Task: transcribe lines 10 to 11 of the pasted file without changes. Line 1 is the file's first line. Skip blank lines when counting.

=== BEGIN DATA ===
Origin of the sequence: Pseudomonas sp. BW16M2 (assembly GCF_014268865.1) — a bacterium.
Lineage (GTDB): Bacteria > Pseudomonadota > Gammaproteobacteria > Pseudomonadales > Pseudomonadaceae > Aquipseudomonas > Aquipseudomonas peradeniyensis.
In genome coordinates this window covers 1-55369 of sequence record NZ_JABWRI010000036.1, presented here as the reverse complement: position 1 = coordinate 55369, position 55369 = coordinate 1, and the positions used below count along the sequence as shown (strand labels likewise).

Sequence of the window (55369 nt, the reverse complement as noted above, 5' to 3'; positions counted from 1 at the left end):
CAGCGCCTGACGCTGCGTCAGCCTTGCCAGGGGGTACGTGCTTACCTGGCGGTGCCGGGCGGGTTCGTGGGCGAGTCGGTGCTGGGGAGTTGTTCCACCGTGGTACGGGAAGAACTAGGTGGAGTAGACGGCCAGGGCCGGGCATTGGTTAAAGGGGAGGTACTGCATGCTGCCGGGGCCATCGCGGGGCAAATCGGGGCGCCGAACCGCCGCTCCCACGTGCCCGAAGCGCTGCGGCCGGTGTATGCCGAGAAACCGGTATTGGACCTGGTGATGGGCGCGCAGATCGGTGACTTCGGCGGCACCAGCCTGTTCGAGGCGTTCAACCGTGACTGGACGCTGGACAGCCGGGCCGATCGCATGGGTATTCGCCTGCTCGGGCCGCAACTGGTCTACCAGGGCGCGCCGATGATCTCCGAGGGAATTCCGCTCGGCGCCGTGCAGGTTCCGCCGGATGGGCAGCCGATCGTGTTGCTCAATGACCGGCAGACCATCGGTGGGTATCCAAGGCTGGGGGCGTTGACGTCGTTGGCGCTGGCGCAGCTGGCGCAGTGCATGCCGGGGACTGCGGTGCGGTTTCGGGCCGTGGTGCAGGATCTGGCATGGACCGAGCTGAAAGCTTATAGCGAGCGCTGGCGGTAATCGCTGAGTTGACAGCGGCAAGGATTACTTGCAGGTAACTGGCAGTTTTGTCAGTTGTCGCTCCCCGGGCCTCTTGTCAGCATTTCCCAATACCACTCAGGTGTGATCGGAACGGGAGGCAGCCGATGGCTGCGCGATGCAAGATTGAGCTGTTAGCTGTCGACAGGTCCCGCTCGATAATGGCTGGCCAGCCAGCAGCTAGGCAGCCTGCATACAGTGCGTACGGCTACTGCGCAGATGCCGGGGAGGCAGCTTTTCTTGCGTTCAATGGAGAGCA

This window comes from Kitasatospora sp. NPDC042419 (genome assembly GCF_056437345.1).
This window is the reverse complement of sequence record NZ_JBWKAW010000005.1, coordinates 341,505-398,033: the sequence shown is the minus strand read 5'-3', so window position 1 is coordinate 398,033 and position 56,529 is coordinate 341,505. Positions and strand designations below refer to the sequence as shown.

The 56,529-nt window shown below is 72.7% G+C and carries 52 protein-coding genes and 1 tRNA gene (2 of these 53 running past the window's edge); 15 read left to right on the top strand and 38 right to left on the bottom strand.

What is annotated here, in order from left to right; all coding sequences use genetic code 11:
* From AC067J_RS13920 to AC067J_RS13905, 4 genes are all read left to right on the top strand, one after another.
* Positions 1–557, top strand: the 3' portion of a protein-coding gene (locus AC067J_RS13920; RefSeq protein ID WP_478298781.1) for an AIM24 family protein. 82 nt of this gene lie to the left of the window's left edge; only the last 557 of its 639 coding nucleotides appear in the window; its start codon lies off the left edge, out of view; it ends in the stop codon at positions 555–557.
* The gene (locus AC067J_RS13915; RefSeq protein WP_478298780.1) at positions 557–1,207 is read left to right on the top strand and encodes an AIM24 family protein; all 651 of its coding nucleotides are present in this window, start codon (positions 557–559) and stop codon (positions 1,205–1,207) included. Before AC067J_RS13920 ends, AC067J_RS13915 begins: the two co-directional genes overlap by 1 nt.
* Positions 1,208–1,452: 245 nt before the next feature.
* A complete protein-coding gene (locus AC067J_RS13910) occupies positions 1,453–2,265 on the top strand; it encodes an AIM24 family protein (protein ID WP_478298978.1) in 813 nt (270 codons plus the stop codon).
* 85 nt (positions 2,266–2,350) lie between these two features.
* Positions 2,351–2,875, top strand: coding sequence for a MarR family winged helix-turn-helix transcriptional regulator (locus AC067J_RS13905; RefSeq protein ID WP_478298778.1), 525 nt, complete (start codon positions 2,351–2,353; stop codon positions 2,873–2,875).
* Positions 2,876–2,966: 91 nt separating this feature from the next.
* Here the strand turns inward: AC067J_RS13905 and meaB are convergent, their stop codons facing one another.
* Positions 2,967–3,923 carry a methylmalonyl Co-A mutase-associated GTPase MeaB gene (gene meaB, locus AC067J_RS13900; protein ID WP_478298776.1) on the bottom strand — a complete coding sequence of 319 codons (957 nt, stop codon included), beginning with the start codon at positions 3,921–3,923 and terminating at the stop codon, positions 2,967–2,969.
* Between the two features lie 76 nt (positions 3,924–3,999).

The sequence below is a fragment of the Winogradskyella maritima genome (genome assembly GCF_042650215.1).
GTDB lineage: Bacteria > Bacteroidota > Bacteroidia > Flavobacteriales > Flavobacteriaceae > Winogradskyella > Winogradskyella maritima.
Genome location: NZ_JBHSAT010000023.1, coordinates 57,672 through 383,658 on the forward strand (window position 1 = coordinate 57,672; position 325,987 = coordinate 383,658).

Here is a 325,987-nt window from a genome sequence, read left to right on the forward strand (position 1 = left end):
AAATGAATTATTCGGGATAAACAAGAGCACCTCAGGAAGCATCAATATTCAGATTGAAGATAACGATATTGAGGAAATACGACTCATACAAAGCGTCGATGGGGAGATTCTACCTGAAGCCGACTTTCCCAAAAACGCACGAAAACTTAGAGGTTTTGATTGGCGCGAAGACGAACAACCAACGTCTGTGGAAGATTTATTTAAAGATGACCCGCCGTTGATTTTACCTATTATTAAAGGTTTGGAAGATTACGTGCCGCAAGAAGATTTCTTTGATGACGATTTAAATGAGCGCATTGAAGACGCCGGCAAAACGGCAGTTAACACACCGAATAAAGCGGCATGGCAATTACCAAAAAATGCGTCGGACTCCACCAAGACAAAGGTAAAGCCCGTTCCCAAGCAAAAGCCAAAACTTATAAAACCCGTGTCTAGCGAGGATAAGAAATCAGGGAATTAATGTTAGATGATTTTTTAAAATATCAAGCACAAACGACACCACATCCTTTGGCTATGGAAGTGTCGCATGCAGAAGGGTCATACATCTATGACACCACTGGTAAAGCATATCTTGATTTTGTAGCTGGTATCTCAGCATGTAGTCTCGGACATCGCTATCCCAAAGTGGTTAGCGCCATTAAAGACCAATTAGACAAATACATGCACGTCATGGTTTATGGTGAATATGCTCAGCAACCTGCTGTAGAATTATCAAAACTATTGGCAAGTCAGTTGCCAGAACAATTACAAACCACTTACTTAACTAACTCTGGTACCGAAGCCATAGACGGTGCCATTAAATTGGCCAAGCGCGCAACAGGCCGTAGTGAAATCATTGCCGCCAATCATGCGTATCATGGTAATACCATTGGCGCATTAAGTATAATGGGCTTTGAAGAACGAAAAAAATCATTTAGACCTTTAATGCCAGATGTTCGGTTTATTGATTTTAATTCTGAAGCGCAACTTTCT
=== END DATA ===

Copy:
* From AC067J_RS13920 to AC067J_RS13905, 4 genes are all read left to right on the top strand, one after another.
* Positions 1–557, top strand: the 3' portion of a protein-coding gene (locus AC067J_RS13920; RefSeq protein ID WP_478298781.1) for an AIM24 family protein. 82 nt of this gene lie to the left of the window's left edge; only the last 557 of its 639 coding nucleotides appear in the window; its start codon lies off the left edge, out of view; it ends in the stop codon at positions 555–557.